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Black Pumas:
Chronicles of a Diamond
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Various Blonde:
Love is How We Survive
 Live Reviews                                                           
Band of Horses, Uptown Theater Kansas City, photo: Cory Weaver

A Memorable ‘Evening with Band of Horses’ at the Uptown Theater

STORY: Jennifer rolf PHOTO: Cory Weaver

Band of Horses, the iconic indie five-piece that pulls in elements of rock, folk and Americana, wrapped up their tour at the Uptown Theater in Kansas City on February 18. The set was split into two parts: 10 acoustic and 11 electric songs for their “An Evening with Band of Horses” tour. 

 

Although admittedly a little worse for the wear at tour’s end, vocalist/guitarist/BOH founder Ben Bridwell was no less excited to be there performing in front of a sold-out crowd on a Sunday night. He bantered with the audience and his bandmates throughout the show, contributing to an engaging and enjoyable experience.

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Declan McKenna, Delmar Hall, St. Louis

Declan McKenna: British Rock n Roller Packs Delmar Hall

STORY: Madisyn SIebert PHOTO: Cory Weaver

Imagine someone who is almost the perfect mix of Sir Elton John, Sir Paul McCartney and even the tiniest sprinkle of Austin Powers. Now imagine they are only 24 years old. All that in mind, you have met rising star, Declan McKenna, who played a sold-out show at Delmar Hall on Aug. 1 to help wind down summer.

 

The English singer-songwriter is bringing back iconic sounds of 1970s rock and encouraging a younger audience to discover music beyond 2020s pop.

 

Having gained popularity after winning the Glastonbury Festival's Emerging Talent Competition in 2015, McKenna self-released his most popular song to-date “Brazil” later that year in December to criticize the 2014 FIFA World Cup that was being held in the country. The song gained new life and new fans via TikTok in 2022.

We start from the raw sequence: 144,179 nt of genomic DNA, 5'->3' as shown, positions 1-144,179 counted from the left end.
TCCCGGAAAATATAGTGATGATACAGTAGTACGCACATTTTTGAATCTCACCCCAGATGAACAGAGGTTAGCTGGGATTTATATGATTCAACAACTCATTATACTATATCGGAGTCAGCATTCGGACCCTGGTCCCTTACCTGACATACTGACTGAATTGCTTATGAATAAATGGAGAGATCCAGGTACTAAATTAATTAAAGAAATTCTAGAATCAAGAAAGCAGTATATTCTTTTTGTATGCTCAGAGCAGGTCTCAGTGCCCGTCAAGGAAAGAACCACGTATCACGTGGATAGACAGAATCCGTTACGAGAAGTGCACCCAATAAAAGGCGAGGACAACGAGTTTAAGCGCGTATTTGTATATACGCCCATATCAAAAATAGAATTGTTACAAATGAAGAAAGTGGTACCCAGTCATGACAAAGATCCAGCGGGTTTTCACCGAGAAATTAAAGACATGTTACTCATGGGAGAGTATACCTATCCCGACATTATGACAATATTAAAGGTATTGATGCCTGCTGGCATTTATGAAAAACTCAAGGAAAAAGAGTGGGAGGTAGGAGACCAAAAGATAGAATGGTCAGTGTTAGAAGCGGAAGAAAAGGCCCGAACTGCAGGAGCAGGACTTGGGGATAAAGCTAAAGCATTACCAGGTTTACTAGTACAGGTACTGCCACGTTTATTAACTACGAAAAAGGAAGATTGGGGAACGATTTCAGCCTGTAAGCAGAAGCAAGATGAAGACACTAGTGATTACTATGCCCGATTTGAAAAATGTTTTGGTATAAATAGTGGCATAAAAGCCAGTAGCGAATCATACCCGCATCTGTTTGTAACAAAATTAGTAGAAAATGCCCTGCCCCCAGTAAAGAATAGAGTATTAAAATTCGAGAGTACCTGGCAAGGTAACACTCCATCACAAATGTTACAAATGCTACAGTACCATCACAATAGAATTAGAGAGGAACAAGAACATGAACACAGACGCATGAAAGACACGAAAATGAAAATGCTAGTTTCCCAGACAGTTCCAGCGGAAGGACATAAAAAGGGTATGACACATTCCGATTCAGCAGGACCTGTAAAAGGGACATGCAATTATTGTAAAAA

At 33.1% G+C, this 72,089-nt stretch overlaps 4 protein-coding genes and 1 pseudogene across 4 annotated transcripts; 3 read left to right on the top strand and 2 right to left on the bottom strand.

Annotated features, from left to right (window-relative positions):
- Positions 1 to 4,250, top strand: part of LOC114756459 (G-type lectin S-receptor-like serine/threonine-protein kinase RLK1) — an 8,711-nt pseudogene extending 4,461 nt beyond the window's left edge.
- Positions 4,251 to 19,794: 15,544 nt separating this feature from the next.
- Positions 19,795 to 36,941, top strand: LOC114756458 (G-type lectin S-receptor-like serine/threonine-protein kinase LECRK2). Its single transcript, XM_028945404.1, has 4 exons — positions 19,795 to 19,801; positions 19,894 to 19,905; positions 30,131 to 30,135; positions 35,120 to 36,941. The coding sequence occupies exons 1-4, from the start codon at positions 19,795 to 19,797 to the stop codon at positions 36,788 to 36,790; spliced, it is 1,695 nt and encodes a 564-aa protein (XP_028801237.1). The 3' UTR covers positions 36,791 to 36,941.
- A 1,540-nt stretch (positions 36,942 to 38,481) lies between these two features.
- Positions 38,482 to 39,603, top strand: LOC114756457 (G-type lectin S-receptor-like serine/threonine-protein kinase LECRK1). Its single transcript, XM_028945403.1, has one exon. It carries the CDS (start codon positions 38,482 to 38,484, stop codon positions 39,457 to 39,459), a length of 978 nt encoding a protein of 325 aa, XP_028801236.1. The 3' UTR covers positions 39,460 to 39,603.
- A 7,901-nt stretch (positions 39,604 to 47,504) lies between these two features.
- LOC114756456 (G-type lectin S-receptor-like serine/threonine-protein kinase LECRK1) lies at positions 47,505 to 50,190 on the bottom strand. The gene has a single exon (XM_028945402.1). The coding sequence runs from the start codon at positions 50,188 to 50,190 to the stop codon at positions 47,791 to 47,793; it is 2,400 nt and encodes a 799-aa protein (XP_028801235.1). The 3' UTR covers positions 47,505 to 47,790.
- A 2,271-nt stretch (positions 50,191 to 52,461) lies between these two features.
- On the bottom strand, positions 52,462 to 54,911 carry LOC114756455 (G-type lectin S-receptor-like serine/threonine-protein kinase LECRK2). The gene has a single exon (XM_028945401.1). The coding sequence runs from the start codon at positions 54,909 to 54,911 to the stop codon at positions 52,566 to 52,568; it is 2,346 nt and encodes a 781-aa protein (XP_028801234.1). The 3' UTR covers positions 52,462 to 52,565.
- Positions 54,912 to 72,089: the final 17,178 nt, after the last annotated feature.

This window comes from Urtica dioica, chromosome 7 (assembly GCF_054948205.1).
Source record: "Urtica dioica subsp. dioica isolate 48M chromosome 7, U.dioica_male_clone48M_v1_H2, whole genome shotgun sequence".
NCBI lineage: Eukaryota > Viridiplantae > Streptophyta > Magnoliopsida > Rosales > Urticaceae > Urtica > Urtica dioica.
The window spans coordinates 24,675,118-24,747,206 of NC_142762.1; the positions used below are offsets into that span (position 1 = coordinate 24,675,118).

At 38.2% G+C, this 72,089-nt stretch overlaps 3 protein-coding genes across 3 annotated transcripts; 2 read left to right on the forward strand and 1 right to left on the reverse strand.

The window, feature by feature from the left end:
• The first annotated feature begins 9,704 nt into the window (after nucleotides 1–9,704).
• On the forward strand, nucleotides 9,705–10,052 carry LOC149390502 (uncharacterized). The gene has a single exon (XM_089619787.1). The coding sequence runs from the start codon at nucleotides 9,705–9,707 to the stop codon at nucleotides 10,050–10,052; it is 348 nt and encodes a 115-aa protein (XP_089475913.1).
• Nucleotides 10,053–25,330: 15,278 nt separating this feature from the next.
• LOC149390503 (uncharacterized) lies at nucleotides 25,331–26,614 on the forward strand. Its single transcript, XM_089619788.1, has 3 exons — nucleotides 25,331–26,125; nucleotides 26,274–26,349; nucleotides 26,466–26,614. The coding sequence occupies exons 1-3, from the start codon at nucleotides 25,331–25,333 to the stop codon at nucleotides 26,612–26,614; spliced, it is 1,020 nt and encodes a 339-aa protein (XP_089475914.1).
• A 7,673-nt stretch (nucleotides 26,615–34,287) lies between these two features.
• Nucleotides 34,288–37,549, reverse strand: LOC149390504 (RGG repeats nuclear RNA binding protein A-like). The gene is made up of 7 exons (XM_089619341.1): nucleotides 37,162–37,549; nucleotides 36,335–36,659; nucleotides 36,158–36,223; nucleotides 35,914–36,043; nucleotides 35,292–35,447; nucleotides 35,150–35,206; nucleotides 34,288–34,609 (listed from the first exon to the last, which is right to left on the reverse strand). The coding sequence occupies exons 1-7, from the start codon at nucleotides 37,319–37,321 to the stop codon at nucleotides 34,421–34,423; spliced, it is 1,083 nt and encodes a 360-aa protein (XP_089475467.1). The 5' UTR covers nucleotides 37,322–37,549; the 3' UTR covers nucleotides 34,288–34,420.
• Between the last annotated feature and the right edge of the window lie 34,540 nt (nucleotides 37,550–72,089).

McKenna’s much anticipated tour, dubbed “The Big Return,” which started in May and is winding down in November, has been a hit across North America. And that’s not just because of the hype from a revival of a song that has gone viral on TikTok—it’s for very good reasons.

 

The concert was the perfect balance of McKenna’s first two albums, What Do You Think About the Car? released in 2017 and Zeros, which was released a couple days into the global pandemic in 2020.

 

McKenna was engaging from beginning to end of the 18-song setlist. Not only was it engaging, but you could clearly tell he did this tour the way he wanted to do it, and not the way a stuffy old manager told him to do it. It felt like a breath of fresh air.

 

We had traditional pump-up songs, where he encouraged the crowd to move their hands up and down in unison, to times where McKenna took dramatic moments of just himself under the spotlight playing the piano to only slowly be joined by his other bandmates.

McKenna almost felt like your high school theatre kid turned “cool,” apologies in advance to all high school theatre enthusiasts. He had the fun quirks, unique outfit styles, was unapologetically himself and slightly sassy at times, but in the midst of all of that you could still see how McKenna is growing into himself and learning what is and isn’t working for him on stage.